The narrative shorts category is one of the more entertaining programs at the Great Plains Film Festival. Nearly all the movies try for comedy, and most succeed. If one doesn’t work, in a matter of minutes you’re on to the next movie for something better.
Most of these shorts are student films. They serve two purposes: to allow students to practice their filmmaking technique, and to see if they can tell a good story. There isn’t an single movie that best achieves both of these goals. Most excel at some aspect, but not others.
Winners and Also-Rans
This year’s festival winner isBlueberry, shot in black and white and in widescreen. The movie follows a woman from a bar, to a blueberry patch, to a roadhouse kitchen, through a lonely field, and back to a bar. Brett Bell seem to have his technique down: the cinematography is careful and deliberate, and there is even a scene requiring special effects. The plot is linear and each scene flows from the last, but there doesn’t seem to be a story behind the movie, so I probably wouldn’t have voted forBlueberry.
The best story in this category is probablyfelt, by Neal Obermeyer, in which a puppet makes an amazing discovery about his co-workers and neighbors: they’re all puppets! Ruben, our protagonist, undergoes an existential crisis when a marionette encourages him to find the truth about himself. But whilefeltmay have the best story, it’s still not the best movie.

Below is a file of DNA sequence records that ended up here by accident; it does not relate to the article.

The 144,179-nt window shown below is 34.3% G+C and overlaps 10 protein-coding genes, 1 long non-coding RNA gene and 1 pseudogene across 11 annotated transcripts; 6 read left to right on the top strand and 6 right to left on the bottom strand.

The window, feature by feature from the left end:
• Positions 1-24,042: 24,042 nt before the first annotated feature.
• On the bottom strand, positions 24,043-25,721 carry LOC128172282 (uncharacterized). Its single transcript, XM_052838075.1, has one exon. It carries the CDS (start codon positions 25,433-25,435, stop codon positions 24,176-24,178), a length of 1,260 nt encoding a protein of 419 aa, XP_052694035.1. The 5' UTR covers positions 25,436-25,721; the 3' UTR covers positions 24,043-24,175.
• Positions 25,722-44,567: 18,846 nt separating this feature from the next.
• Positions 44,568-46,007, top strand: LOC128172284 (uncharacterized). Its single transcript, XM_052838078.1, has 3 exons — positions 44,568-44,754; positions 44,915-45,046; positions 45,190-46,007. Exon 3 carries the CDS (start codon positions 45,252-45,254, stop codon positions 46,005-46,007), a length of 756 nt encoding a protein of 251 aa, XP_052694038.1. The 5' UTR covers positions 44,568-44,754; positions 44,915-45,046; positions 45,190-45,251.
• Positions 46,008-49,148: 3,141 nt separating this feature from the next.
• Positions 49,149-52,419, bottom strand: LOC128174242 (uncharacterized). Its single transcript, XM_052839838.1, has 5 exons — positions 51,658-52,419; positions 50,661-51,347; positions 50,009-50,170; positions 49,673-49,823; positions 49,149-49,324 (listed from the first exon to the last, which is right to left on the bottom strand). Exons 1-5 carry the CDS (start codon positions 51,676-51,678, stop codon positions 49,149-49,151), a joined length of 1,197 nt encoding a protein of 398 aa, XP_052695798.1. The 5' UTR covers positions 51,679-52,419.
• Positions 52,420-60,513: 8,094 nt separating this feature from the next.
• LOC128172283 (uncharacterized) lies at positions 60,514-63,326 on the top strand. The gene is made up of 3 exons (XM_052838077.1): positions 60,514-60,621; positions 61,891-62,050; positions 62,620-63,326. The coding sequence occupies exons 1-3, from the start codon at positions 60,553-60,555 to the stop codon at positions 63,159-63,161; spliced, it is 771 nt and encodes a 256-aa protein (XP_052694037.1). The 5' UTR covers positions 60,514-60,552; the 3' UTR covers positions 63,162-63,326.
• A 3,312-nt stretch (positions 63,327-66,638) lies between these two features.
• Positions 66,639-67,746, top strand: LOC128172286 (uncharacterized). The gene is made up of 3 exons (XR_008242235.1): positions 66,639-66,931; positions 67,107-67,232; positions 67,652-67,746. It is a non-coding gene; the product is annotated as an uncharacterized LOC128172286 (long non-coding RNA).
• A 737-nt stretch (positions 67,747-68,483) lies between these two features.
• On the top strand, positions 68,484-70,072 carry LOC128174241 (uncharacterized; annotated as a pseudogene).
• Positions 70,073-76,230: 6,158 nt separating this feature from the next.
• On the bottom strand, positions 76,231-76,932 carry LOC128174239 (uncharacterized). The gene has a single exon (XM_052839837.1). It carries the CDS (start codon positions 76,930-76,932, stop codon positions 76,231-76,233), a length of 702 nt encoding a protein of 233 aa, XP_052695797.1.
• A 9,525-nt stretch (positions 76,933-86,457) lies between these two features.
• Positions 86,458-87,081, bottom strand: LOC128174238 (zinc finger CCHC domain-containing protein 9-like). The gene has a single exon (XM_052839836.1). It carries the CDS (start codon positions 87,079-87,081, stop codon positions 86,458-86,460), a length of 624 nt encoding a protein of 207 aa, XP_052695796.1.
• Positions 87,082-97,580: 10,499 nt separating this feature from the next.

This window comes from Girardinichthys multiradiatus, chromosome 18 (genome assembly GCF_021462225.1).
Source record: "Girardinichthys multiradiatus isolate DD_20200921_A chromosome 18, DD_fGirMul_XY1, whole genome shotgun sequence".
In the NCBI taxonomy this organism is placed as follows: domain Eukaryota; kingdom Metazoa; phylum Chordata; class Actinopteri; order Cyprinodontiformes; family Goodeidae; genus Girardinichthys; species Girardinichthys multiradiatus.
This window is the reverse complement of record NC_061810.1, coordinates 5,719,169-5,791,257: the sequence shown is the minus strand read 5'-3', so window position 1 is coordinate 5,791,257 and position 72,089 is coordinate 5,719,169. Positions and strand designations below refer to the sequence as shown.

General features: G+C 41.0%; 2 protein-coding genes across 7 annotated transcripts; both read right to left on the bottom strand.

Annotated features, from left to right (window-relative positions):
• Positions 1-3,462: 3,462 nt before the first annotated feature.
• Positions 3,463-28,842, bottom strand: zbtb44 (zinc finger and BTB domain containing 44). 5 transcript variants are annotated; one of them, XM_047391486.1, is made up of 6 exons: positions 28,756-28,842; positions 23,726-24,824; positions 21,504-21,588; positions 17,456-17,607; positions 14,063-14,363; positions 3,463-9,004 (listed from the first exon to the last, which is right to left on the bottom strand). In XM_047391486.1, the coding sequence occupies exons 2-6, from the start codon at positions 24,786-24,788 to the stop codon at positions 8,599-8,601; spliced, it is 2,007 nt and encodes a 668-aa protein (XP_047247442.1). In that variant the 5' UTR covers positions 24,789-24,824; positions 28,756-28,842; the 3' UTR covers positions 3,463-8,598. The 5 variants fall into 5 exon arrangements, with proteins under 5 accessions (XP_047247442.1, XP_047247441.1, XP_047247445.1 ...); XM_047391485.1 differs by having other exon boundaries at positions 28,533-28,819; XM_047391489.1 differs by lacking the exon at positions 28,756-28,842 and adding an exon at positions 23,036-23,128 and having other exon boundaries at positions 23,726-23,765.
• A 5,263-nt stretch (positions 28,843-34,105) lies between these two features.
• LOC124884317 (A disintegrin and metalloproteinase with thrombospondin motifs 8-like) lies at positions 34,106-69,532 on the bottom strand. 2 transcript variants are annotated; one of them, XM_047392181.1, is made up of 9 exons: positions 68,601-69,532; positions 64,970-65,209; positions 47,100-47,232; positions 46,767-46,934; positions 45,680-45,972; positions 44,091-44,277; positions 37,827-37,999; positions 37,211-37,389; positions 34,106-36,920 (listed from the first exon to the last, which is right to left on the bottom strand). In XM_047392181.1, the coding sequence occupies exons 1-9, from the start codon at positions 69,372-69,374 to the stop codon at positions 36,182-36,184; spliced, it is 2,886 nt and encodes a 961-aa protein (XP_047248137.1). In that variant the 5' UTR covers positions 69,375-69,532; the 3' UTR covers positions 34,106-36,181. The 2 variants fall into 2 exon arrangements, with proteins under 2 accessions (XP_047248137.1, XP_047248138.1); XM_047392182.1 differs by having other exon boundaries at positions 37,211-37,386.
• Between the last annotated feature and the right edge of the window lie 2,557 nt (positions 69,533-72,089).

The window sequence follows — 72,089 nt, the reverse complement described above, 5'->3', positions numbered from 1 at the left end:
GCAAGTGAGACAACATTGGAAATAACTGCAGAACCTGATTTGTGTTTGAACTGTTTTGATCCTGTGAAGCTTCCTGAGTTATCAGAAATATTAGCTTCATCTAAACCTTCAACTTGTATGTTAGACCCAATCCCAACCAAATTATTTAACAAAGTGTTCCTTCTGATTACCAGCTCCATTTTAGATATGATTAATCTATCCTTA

The funniest short may have beenOuter Office, by Kathleen Carr. It’s a little portrait of a ditzy secretary who answers phones for a pulp-novel private eye. She can’t quite grasp the concept of an intercom or a telephone, and when it comes to chandler-esque metaphors, she’s about as sharp as a spoon. But funny doesn’t necessarily translate to good filmmaking, and in fact,Outer Officecould have used better sets, editing, and pacing.
My choice for Best Narrative Short would probably go toA Song for Honest Abe. It’s not as technically proficient asBlueberry, or as coherently told asfelt, or as funny asOuter Office, but it works as a well-rounded piece of entertainment. It’s a mockumentary by Charles Miller about a pop star whose latest album sets the works of Abraham Lincoln to music. There is some over-the-top silliness, but the songs are usually played straight so the humor can speak for itself. The fact that the songs are passably good (produced by Leslie Spring and performed by Hope Levy) left me wanting to see a longer version of the film with more music and interviews.